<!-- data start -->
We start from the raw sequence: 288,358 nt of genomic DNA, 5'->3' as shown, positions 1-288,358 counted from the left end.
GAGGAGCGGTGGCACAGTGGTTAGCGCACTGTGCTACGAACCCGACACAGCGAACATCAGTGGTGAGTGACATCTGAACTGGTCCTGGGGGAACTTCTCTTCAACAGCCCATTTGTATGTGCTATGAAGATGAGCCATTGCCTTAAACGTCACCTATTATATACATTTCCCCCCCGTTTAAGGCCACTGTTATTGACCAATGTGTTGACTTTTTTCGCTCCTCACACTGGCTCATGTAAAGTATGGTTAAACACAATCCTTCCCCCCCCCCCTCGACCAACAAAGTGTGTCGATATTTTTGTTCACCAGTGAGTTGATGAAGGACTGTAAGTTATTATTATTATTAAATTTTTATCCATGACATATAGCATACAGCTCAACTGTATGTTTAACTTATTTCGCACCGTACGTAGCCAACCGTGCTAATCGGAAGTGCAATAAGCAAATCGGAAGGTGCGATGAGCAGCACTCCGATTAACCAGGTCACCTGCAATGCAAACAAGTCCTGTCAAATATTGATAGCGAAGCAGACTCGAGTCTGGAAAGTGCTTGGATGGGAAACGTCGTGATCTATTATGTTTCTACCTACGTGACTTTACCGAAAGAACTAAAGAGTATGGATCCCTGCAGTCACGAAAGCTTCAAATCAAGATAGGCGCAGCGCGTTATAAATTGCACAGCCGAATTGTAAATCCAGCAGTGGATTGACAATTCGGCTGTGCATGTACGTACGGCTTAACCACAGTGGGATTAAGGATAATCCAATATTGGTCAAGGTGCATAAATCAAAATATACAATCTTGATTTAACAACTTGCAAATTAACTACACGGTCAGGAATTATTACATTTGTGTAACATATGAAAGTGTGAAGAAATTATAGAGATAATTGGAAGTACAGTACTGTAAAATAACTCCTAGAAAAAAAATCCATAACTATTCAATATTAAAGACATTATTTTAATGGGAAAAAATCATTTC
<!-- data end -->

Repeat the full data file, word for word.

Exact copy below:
We start from the raw sequence: 288,358 nt of genomic DNA, 5'->3' as shown, positions 1-288,358 counted from the left end.
GAGGAGCGGTGGCACAGTGGTTAGCGCACTGTGCTACGAACCCGACACAGCGAACATCAGTGGTGAGTGACATCTGAACTGGTCCTGGGGGAACTTCTCTTCAACAGCCCATTTGTATGTGCTATGAAGATGAGCCATTGCCTTAAACGTCACCTATTATATACATTTCCCCCCCGTTTAAGGCCACTGTTATTGACCAATGTGTTGACTTTTTTCGCTCCTCACACTGGCTCATGTAAAGTATGGTTAAACACAATCCTTCCCCCCCCCCCTCGACCAACAAAGTGTGTCGATATTTTTGTTCACCAGTGAGTTGATGAAGGACTGTAAGTTATTATTATTATTAAATTTTTATCCATGACATATAGCATACAGCTCAACTGTATGTTTAACTTATTTCGCACCGTACGTAGCCAACCGTGCTAATCGGAAGTGCAATAAGCAAATCGGAAGGTGCGATGAGCAGCACTCCGATTAACCAGGTCACCTGCAATGCAAACAAGTCCTGTCAAATATTGATAGCGAAGCAGACTCGAGTCTGGAAAGTGCTTGGATGGGAAACGTCGTGATCTATTATGTTTCTACCTACGTGACTTTACCGAAAGAACTAAAGAGTATGGATCCCTGCAGTCACGAAAGCTTCAAATCAAGATAGGCGCAGCGCGTTATAAATTGCACAGCCGAATTGTAAATCCAGCAGTGGATTGACAATTCGGCTGTGCATGTACGTACGGCTTAACCACAGTGGGATTAAGGATAATCCAATATTGGTCAAGGTGCATAAATCAAAATATACAATCTTGATTTAACAACTTGCAAATTAACTACACGGTCAGGAATTATTACATTTGTGTAACATATGAAAGTGTGAAGAAATTATAGAGATAATTGGAAGTACAGTACTGTAAAATAACTCCTAGAAAAAAAATCCATAACTATTCAATATTAAAGACATTATTTTAATGGGAAAAAATCATTTC